Madison consumer group offers alternative I-94 corridor construction plan
WISPIRG’s plan includes several options

By MATT MASTERSON - Conley News Service

Dec. 7, 2014

A map of WISPIRG’s proposed East-West Corridor “Rehab/Transit” alternative.
Submitted art

MILWAUKEE As public hearings got underway this week for the Interstate 94 East-West Corridor project in Milwaukee, one Madison consumer group has begun pushing its own construction alternative which seeks to enable "21st century mobility" through the area.

WISPIRG  which claims to be an independent voice for consumers  announced Tuesday it is offering the alternate designed by a 25-year transportation planner and New Jersey Department of Transportation veteran, which includes a high-quality rapid-transit system.

This would be more in touch with people’s changing desires to get around using non-driving modes, according to a release from WISPIRG.

The Wisconsin Department of Transportation recently released its draft Environmental Impact Statement, which offers four alternatives that would see the 3.5-mile stretch of I-94 between 70th and 16th streets expand to four lanes in both directions.

"What we are offering is more of a concept," WISPIRG Director Bruce Speight said. "We put out a range of options  it could be rapid transit, or it could be light rail or it could be a phased-in option where it starts out as a fixed-route bus, but over time it becomes more of a fixed-route light rail or streetcar or even tram type proposal."

Dr. Mark Stout, the former assistant commissioner for planning and development at the New Jersey DOT, said in doing so, WISDOT is only taking "another big step forward in its drive to widen I-94 in Milwaukee’s east-west corridor."

"They have dismissed, rather peremptorily, other options for Milwaukee’s future," he said in a release. "I want to show that other options are not only feasible, but in fact a better choice for the east-west corridor."

Stout’s system proposes to link the Burleigh and 101st Street park and rides to the downtown Milwaukee Streetcar, the Intermodal Station, and other locations with several cross-town connections through Miller Park.


Examining the options

Michael Pyritz, the DOT’s southeast region communication manager, said he is aware of WISPIRG’s new option, and while the department is moving forward with its examination of the corridor, it is still looking for public input.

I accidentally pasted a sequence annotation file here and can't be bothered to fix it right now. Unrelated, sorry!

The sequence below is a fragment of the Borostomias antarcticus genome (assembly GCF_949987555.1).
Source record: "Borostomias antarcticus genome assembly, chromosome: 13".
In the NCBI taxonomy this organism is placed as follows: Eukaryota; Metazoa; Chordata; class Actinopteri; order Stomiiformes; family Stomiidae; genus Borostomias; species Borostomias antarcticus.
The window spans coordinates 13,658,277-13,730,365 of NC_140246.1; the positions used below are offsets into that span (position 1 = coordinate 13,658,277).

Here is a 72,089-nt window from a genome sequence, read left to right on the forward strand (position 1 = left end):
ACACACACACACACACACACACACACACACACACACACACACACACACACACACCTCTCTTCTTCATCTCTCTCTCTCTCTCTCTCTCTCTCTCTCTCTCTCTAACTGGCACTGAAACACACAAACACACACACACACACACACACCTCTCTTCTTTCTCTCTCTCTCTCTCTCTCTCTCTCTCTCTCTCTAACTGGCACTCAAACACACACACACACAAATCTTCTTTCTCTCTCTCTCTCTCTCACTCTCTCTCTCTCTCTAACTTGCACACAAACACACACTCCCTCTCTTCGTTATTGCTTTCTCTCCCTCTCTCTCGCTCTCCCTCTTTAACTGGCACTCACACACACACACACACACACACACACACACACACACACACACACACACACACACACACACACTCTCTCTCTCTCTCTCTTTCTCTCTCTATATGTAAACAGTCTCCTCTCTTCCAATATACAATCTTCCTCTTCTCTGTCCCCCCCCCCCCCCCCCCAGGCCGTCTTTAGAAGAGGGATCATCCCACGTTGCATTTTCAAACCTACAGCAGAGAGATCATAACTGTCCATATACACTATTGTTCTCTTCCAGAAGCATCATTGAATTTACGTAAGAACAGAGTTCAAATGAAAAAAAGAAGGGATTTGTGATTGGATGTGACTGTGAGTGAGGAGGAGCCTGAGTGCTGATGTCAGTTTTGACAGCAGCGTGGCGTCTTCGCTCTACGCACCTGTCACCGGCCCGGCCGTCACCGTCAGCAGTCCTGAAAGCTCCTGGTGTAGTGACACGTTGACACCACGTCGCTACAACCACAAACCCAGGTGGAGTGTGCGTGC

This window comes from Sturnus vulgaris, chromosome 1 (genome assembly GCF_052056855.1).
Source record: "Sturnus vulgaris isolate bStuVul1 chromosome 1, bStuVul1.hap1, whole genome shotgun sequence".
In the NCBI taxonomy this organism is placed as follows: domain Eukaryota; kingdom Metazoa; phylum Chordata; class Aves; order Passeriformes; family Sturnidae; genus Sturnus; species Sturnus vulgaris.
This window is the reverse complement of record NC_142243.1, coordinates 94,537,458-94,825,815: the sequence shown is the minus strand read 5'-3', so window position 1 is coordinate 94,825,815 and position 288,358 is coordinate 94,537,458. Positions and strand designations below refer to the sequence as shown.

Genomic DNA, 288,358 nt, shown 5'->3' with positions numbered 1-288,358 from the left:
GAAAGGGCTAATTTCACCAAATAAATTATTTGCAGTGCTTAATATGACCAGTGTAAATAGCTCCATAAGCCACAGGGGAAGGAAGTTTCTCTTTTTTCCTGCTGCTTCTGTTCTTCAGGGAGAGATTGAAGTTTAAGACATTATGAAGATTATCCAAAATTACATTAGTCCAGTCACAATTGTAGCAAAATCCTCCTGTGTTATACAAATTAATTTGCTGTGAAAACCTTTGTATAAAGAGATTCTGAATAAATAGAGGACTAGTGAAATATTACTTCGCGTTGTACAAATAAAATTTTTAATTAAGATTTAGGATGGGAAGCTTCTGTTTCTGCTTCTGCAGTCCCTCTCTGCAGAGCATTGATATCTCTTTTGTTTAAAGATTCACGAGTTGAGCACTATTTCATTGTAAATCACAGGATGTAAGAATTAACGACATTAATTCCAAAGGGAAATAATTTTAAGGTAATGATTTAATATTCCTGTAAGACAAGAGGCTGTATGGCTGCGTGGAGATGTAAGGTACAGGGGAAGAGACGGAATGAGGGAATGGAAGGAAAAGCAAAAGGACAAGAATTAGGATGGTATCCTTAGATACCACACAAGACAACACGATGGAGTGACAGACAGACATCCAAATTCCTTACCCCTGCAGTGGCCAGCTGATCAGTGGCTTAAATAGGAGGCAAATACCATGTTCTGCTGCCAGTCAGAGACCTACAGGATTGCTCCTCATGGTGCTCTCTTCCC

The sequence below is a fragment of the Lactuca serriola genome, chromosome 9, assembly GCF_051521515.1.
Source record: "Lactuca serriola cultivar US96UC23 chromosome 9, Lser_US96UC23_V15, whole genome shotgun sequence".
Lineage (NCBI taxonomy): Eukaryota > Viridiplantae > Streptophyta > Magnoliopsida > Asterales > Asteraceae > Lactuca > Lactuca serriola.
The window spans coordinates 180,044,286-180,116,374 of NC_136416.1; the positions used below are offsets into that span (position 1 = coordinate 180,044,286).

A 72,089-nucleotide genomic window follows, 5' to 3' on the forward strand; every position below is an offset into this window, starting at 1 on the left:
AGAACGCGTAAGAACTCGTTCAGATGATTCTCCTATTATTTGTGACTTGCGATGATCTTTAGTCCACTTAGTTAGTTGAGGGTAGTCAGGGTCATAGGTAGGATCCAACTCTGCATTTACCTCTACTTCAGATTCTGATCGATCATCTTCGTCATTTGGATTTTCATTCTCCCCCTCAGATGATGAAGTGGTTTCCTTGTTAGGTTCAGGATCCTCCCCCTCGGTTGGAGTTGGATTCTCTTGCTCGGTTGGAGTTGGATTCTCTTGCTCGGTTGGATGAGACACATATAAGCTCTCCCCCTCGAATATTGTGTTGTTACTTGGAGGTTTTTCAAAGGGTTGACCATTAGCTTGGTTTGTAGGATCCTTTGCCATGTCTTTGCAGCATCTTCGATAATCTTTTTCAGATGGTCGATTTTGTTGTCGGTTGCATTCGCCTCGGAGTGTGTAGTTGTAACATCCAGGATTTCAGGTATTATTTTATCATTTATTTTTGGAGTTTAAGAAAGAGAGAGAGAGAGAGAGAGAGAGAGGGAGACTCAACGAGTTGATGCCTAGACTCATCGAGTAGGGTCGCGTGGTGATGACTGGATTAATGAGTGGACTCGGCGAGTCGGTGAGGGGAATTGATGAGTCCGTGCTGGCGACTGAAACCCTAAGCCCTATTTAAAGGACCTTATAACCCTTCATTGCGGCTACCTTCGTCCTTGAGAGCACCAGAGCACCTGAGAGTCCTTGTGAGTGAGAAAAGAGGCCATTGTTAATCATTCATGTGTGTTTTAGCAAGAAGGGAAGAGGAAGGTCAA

He said the roadway, as it currently stands, is failing on both safety and efficiency, and in order to add capacity, an additional lane of traffic in both directions is necessary.

To do that, the DOT has looked at a pair of alternatives for both the east and west legs of the highway.

On the east side, the department has put forth on- and off-alignment alternatives the on-alignment plan would closely follow the footprint of the roadway as it exists, said Pyritz, while the off-alignment option would take some different angles.

But both alternatives bring along some difficulties.

"The on-alignment ... also brings along all the challenges," Pyritz said, "like the crazy 27th Street on- and off-ramp area, which is very hazardous (and) the area around 35th Street being very congested and flowing poorly into the stadium interchange itself."

The off-alignment option, on the other hand, would cost more, require more structures to be built and would require a complete reconstruction of the 27th Street interchange.

On the west side, the DOT has proposed an at-grade alternative, where a fourth lane would be added in each direction, and a double-deck option where four lanes heading one way would be built up above the four lanes in the opposite direction.

Speight said the department of transportation has only offered one real option expanding the highways with multiple ways of doing it, and has failed to examine any other options.

"It is an outrage," he said. "It is their job to actually assess all the alternatives and come up with the best."


Resurface or rebuild?

According to the DEIS, the at-grade option would cost approximately

$125 million, while the double-deck alternate would be between $295 and

$345 million. Both east leg options are expected to cost above $700 million, with a price tag for the entire project estimated between $825 million and $1.2 billion.

Speight didn’t offer concrete numbers, but said similar projects to what he has proposed can cost far less.

WISPIRG claimed the environmental impact statement failed to consider simply repairing the highway without expansion, but Pyritz said the roadway has already been resurfaced recently, and the Federal Highway Administration is not allowing any more cosmetic patch-ups in lieu of a long-term fix.

"The roadway underneath and the structures themselves are at the end of their life usefulness," he said. "We have to go and rebuild, it is just a matter of how we go in and get that rebuilding done."

Pyritz said his department is estimating the construction could begin by 2019. Public meetings on the project were held this week.

Contact Matt Masterson